Medical Research Council - London Institute of Medical Sciences

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Understanding Alzheimer's Genes
20 January 2017

Understanding Alzheimer's Genes

Alzheimer’s disease (AD) affects thousands of older people, causing symptoms that interfere with their daily lives. As the disease develops, proteins accumulate in the brain, forming damaging 'plaques' and 'tangles'. Certain genetic mutations are known to be associated with AD, and now, by analysing over a thousand sufferers, researchers have uncovered another culprit: a mutation in the TM2D3 gene. What’s more, by looking at fruit flies with a mutation in amx – the equivalent to human TM2D3 – clues to how this gene fault has its effect have been revealed. It interrupts the Notch signalling pathway leading to abnormal organisation of the fly’s nervous system structures (normal development pictured at the top). In humans, defective Notch signalling is known to increase the amount of plaques, contributing to a greater risk of AD. Interestingly, TM2D3 mutation is 10 times more common in people from Iceland than the rest of Europe.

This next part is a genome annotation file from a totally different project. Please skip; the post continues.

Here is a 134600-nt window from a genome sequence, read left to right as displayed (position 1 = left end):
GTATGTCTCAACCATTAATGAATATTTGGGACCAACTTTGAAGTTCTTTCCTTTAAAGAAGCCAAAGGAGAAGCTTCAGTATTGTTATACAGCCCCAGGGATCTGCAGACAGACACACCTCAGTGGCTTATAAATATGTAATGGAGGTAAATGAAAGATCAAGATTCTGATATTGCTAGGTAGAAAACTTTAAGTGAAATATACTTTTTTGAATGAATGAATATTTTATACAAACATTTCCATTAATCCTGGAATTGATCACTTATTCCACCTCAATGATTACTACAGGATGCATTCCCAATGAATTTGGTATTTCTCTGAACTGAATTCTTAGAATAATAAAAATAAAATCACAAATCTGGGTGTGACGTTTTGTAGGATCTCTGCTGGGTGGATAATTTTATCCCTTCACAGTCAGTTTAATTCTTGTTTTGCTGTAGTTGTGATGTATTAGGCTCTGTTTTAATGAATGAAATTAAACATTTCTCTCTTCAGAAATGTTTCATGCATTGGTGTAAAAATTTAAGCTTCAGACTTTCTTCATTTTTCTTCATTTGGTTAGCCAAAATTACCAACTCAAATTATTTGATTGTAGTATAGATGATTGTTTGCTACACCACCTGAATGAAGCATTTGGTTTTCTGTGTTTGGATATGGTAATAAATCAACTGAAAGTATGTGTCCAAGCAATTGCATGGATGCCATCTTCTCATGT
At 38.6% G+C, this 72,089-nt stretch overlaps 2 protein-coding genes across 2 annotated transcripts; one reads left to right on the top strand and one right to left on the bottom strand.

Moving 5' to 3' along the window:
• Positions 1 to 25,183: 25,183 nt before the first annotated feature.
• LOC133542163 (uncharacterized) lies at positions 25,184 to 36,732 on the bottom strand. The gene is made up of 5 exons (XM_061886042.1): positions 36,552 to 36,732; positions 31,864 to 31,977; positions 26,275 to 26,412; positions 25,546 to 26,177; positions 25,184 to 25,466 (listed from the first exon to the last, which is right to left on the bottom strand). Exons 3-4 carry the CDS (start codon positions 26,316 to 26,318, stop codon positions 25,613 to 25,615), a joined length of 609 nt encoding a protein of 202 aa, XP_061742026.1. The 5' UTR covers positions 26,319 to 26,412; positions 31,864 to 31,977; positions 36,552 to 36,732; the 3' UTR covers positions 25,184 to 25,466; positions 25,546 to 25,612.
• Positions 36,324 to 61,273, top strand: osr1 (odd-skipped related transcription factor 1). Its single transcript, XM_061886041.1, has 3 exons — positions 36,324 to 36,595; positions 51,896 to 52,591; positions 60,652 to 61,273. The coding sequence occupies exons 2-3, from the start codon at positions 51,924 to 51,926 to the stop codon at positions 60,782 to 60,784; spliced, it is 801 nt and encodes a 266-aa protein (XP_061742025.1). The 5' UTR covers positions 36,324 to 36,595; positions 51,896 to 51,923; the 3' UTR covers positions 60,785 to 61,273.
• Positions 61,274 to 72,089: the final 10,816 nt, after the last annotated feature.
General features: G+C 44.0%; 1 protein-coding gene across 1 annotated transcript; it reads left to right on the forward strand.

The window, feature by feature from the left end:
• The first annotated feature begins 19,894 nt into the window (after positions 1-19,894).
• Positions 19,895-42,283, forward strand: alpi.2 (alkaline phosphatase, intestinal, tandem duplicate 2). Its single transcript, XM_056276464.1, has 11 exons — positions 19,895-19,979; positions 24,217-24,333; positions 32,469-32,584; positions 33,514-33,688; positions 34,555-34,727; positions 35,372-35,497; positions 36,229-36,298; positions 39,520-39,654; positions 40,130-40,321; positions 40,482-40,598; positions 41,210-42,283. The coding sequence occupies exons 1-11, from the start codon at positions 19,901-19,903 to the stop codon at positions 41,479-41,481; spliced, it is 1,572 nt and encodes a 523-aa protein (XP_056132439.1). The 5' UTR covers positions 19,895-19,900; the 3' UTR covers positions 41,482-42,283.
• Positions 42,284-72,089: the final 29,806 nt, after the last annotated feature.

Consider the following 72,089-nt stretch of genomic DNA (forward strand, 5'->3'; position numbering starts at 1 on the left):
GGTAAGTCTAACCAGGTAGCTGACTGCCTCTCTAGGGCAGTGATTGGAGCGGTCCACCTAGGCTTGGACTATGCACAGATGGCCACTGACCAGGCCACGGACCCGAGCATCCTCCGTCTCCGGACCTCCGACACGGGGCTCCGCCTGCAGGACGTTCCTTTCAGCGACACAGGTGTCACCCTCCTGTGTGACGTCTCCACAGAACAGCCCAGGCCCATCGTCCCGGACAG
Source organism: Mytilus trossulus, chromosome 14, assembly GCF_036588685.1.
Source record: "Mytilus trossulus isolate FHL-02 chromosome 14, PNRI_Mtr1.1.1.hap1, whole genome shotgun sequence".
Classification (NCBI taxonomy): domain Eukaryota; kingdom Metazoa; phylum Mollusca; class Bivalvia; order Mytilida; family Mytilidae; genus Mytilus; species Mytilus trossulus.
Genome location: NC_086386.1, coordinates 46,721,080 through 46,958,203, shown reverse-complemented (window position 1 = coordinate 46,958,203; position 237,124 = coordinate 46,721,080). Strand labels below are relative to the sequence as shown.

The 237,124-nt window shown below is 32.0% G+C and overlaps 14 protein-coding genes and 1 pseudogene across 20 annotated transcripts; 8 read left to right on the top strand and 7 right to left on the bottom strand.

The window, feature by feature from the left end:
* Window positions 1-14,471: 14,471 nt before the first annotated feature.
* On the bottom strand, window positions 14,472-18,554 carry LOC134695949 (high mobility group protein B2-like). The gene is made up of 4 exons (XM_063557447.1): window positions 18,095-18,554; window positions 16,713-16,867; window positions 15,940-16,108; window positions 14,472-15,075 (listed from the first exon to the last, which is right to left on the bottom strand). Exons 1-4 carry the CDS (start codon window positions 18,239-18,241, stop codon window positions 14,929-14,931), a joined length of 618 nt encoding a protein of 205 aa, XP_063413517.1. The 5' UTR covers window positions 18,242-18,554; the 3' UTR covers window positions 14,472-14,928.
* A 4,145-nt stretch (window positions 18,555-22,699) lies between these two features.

Written by Katie Panteli

  • Image by Shinya Yamamoto, Baylor College of Medicine
  • Icelandic Heart Association, Kopavogur, Iceland; Erasmus University Medical Center, Rotterdam, The Netherlands and Baylor College of Medicine, Houston, TX, USA
  • Image copyright held by original authors
  • Research published in PLOS Genetics, October 2016

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